If the product turns out to be abused widely, the FDA could
reclassify it.

(As an aside for those who like the chemistry of this kind of molecule,
Molecule of the Day has a
on the related compound, l-methamphetamine.)


  1. #1 whitewhale
    October 30, 2006

    I don’t think it indicates a problem when 5.9% of college undergranduates take stimulants that were not prescribed for them.

    Clearly, NRP140 is not about reducing the abuse potential of methamphetamines, its about making money in a market that needs drugs.

  2. #2 Joseph j7uy5
    October 30, 2006

    There is some truth to that, but even if the benefit is only a perceived benefit, there is a practical advantage. If NRP104 gets a schedule III or IV classification, it will be a lot more convenient for doctors and patients. Granted, that is not what is motivating the companies that are working on it, but it is worth something.

    Plus, there probably will be some people who tolerate it better that the existing product. Less anxiety, perhaps.

  3. #3 Hyperion
    October 30, 2006

    As an ADHD patient, it would be wonderful to be able to get refills or have my physician call in a precription in an emergency (such as if either he or I were on vacation).

    But as important as the accessibility factor is, the more important issue in my mind is dignity. It is difficult enough to go through life with a neurological disability. It is even more difficult when many otherwise educated and intelligent people believe that it does not exist, or that it is merely a lack of discipline…but to then be treated like a drug addict by my insurance company, to have pharmacists glance at the prescription and immediately announce that they don’t have enough on stock to fill it…to essentially be persecuted for seeking treatment…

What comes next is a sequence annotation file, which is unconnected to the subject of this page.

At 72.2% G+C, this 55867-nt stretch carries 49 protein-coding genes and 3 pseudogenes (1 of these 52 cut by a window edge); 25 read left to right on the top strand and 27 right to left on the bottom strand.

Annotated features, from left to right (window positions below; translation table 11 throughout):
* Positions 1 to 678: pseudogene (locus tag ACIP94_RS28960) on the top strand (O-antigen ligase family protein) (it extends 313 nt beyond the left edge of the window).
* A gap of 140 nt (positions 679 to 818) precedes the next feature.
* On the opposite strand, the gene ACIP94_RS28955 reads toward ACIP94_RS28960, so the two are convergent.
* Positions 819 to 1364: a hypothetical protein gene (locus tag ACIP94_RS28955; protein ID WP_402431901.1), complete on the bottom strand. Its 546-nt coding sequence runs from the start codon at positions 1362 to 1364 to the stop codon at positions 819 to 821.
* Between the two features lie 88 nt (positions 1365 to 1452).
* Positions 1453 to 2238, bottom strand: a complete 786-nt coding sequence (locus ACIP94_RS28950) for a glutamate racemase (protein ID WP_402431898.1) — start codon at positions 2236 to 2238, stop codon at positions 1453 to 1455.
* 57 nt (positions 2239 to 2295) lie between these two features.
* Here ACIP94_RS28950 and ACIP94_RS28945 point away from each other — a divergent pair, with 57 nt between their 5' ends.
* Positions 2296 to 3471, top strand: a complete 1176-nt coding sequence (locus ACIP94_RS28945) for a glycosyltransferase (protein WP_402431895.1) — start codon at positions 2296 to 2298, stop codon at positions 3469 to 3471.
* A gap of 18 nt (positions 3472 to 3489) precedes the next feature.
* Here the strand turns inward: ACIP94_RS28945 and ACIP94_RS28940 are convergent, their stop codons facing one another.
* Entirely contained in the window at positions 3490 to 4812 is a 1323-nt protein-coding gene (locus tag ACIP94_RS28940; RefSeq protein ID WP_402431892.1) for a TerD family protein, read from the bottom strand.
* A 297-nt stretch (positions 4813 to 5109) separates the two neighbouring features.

And then even when it is recognized that you have a legitimate medical need for treatment, there’s still the attitude that I should be greatful to be allowed to receive the medication, as if I should just accept that the danger of other people getting high is clearly more important than whether I have the neurological function necessary to remain employed.

    Yeah, I’d say a non-abusable version of dextroamphetamine would be a g_dsend. Is there any indication that they would make a d/l mixed-salt version (ie lis-Adderall), or only a dexedrine-style version (also, XR version or no?)?

  4. #4 Wendy
    November 5, 2006

    I agree with the last post. It is a major pain to have to call in for this every month, fetch the paper prescription, and then get that ‘look’. (I switched pharamcies so I don’t get those looks anymore.)I struggled my whole life with ADD. Once I figured it out, and took my first dose, wow! I was finally like everyone else. (But I kept my quirky sense of humor.)

    Ok, yes, there are people who are abusing it, and a true addict will find another drug to abuse if this one goes away, while 95% of us take it responsibly.

    My question is this. How does this drug affect the liver’s P450 system? I’ve looked for info about this, and can’t seem to find any. (I have a blood disorder that originates in the liver.)

  5. #5 Watt de Fawke
    October 9, 2007

    I’m amazed that a patent was issued for Adderall, as it is merely a mixture of four amphetamine salts with different half-lives. Does Mars, Incorporated, get a new patent if they shift the distribution of colored M&Ms?

  6. #6 len
    August 9, 2009

    I am just starting to find out how hard it is to fill the schedule II drug that I take for add
    It works so well that I hate to change but not having to bother the doc and picking up the perscription every time would be good. Well here I go to start my journey on what works and what doesnt.